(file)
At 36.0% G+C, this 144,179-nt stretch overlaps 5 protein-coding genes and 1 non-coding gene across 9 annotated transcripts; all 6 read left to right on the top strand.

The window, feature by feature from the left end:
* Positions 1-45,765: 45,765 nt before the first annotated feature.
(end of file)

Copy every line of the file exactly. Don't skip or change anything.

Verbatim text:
At 36.0% G+C, this 144,179-nt stretch overlaps 5 protein-coding genes and 1 non-coding gene across 9 annotated transcripts; all 6 read left to right on the top strand.

The window, feature by feature from the left end:
* Positions 1-45,765: 45,765 nt before the first annotated feature.